"I loved him so much that I didn't want to scar his name or make anybody have bad feelings about him," Greenidge said tearfully last Friday afternoon. "He was only 17. I didn't want to put his business out. So I said I would take care of our baby until one day he would find me."

That day never came.

Once, she says Wonder called when her daughter was around 6. Mathis claims to still remember speaking briefly with the Motown legend and said he told her he would try to visit after performing at the Uptown.

"It was so hard for me. I cried every day and every night," Mathis told me Thursday. "I just wanted to spend some time with my dad."

What about proof? Greenidge said she had a picture of her and Wonder but lost track of it after giving it to a friend who knew of an attorney she thought could help.

"I was so excited. I didn't think to get a copy made," Greenidge explained. "So I lost the only picture I ever had of us."

At one point during the interview, Greenidge held up a photo of Wonder's late mother, Lula Mae Hardaway, who died in 2006. Glancing at it, I could see that she and Mathis look as if they could be related.

"I continued for years trying to find somebody to help us," Greenidge said. "I couldn't get no help. Nobody was interested, and I tried all kind of radio stations, calling, begging them to help us, but nobody wanted to help us. So I just kept praying to God to help us."

She quit dancing following Mathis' birth, and Greenidge raised her daughters on public assistance in the old Raymond Rosen housing project. (Greenidge has six children, including an adopted daughter. Mathis is fourth in birth order.)

Theirs was a hard life. Money was always scarce. And for Mathis, she would always wonder about the man who her mother had assured her was her father.

"She never switched up the story," pointed out Mathis,who is out of work and lives with one of her daughters.

Greenidge keeps a drawing of Wonder that Mathis bought for $10 in a place of honor on a living room wall of her unit at Neumann Senior Housing (formerly St. Mary's Hospital) in Fishtown.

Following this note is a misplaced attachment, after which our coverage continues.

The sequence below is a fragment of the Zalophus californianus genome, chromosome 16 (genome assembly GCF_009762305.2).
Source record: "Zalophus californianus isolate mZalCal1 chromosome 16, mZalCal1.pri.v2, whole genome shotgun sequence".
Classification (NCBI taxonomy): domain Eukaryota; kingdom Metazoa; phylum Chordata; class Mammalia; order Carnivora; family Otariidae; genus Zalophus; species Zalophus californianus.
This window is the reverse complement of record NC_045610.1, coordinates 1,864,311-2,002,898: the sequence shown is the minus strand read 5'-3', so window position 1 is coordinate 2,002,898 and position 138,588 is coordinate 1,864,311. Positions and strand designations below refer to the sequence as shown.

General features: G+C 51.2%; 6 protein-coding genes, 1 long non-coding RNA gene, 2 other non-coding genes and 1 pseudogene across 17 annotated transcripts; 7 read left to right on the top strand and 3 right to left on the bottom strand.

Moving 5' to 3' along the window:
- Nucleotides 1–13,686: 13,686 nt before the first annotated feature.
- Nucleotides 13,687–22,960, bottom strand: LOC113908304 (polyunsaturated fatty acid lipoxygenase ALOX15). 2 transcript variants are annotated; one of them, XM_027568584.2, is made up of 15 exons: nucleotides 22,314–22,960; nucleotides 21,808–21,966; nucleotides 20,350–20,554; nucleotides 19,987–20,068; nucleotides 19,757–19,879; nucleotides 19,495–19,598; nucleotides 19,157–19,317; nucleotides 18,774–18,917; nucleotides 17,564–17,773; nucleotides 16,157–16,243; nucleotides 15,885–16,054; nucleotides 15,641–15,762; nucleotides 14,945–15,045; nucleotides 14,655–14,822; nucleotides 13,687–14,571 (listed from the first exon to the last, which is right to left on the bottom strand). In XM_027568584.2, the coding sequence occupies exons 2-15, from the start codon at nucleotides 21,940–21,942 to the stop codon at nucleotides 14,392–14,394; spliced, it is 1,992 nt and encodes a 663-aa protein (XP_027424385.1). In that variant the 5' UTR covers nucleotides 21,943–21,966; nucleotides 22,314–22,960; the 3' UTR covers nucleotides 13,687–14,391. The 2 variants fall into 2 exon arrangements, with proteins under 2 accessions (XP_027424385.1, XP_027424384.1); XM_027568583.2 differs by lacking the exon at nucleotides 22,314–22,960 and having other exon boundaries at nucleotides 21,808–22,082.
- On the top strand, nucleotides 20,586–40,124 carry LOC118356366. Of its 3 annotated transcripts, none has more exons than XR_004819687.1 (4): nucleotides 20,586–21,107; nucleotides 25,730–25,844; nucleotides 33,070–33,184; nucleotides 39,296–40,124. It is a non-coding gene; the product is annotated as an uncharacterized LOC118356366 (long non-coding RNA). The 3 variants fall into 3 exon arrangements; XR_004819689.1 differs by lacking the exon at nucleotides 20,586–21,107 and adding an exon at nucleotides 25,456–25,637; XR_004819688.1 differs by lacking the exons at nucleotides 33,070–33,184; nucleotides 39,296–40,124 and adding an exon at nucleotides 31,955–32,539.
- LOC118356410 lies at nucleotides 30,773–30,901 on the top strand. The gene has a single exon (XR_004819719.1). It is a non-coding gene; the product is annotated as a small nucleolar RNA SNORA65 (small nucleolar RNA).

"I never gave up hope. I still can't give up hope. I would like closure," she said. "I would like her to meet her father. I would like a DNA [test] because I don't know how much longer this is going to go on. My cancer has started to spread. ... I don't need to be worrying. I don't need to be stressed out."

Clue at a concert

Fast forward to 2015.

In August 2015, Wonder was back in Philadelphia performing at a pop-up concert at Dilworth Park near City Hall. The following day, the Daily News reported that Wonder talked about coming to Philadelphia on his 16th birthday and meeting a girl:

" 'I'd never been there before, naw. ... It was a Friday going on Saturday. I thought I could see,' he joked. The crowd erupted with laughter. Then he launched into 'Hey Love' ... ."

When relatives spotted that item in the Daily News, they assumed that the girl Wonder was talking about was Greenidge. So they reached out to the paper, hoping to interest a reporter in their story. They were told nothing could be done about their claims until they produced a copy of a birth certificate, which they provided recently.

Greenidge told me she hopes that sharing her recollections in the newspaper might jog Wonder's memory - and also touch his heart. Wonder reportedly is a father to at least nine children, the youngest just 2. He's been married twice and is currently single.

"When he hears Stephanie's name, he's going to know because he named her," Greenidge said. "I had nothing to do with her name. He named her himself.

"We are not interested in the money," she told me. "We need him. We need him in our life. He is my ex-man. She needs her father. If it was about the money, I would have got him a long time ago. This is 49 years. This is all about one thing - love."

@JeniceArmstrong

Blog: ph.ly/HeyJen

armstrj@phillynews.com